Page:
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Davis Audiology

Creating a brighter future for the audiology profession

Dr. Kristin Davis, Au.D. runs three successful practices throughout South Carolina and simultaneously works to advance the audiology profession and expand access to hearing healthcare. Over the years, she’s participated in several hearing mission trips, donated an Induction Loop System to a local theatre to transmit stage audio directly to audience members’ hearing aids, helped send local veterans to Washington, D.C. to see the memorials built in their honor, and even started her own not-for-profit, the Carolina Hearing Foundation. As a board member and current President-Elect of the Academy of Doctors of Audiology (ADA), Kristin helps lobby for important legislation affecting the industry, including the Medicare Audiologist Access and Services Act (MAASA) which will, among many other things, reclassify audiologists as practitioners and allow them to provide services through telehealth permanently. In 2017, she was even co-awarded the ADA’s Craig W. Johnson Audiology Advocate Award for her “contributions to the profession of audiology through federal and/or state advocacy.” We talked with Kristin about MAASA, Managed Care, OTC, and what providers should do to stay competitive while upholding the same high level of patient care.

“We need to engage on the business level the same way and with the same amount of passion that we engage with and advocate for our patients”
Dr. Kristin Davis, Au.D.

Q&A with Dr. Kristin Davis, Au.D., Owner & Director of Davis Audiology:

Practice: Davis Audiology
Location: South Carolina
Number of locations: 3
Number of employees: 10

1You’re currently on track to achieve significant year-over-year growth for your third straight year. Tell us about the biggest adjustments you made to your business last year and the impact it’s had on your practice.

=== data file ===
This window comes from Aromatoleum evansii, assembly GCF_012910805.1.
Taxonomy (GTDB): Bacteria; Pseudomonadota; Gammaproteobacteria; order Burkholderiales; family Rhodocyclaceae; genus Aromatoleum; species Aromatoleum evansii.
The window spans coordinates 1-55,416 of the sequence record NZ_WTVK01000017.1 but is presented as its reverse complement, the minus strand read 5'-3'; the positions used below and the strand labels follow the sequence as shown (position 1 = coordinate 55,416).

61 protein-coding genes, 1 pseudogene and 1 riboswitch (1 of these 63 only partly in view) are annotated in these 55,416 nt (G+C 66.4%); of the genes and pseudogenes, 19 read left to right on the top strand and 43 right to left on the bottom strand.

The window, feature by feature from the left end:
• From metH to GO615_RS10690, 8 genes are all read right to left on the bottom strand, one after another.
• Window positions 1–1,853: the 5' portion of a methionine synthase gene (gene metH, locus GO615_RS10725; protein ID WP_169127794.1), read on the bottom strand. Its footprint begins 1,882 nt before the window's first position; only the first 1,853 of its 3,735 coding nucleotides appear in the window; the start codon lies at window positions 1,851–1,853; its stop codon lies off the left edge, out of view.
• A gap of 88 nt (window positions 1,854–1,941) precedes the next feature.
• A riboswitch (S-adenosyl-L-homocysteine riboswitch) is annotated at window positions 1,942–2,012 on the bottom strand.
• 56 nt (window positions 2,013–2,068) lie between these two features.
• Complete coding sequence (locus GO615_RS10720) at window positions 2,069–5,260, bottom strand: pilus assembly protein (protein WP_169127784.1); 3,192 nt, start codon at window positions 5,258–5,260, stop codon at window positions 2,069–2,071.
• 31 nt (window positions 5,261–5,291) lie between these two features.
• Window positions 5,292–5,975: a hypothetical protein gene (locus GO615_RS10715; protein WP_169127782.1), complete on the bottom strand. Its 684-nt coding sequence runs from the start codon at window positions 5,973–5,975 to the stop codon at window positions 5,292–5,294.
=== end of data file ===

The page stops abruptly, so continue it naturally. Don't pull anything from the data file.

The biggest adjustment I made last year was something I actually had planned to do but was accelerated by COVID-19 which was pulling myself completely out of patient care to focus more on running, managing, and growing the business. That has been an amazing experience for me. I have the time to finally focus on all the little ideas I’ve had over the years. They’ve worked well and I’m looking forward to implementing even more now that COVID restrictions are easing up some. I’m also fortunate for the area of the country that we’re in. There were about three weeks where it was just me and another audiology assistant doing a lot of on-the-go repairs, but we never completely shut down. After that, we started doing curbside and staggered in-person appointments. So that really helped us not lose momentum.
2You’ve also achieved this success without participating in Managed Care programs. Tell us about that decision and your thoughts on the subject.
I see Managed Care as just another disruptor for audiology—it’s just another thing we need to adjust to. But that’s what business and life are all about so, I’m not anxiety-ridden about it. The best way to deal with it is to keep an open mind. What I’ve decided to do is add more support staff, so that we can triage those patients and make sure everybody is getting the great patient care that Davis Audiology is known for, and in the most efficient way possible.
3Managing nine employees across three locations is not easy. How do you do it?
I’m blessed to have an amazing team. Most of the time they make it easy. When challenges do come up, I find it’s best to meet with them one-on-one. We do group meetings throughout the month, either virtually or in person but I also make sure I still take the time to meet with each person individually. I do performance reviews once a year, which can be challenging, but I love touching base with my team regularly. It’s just more casual, more open-ended. I give them feedback but also ask them for ideas on how we can make certain things better or what’s working and what’s not working. It’s really a two-way dialogue and I find that works well for me. They appreciate that I want to hear their ideas and are less defensive about any kind of constructive criticism I need to share with them.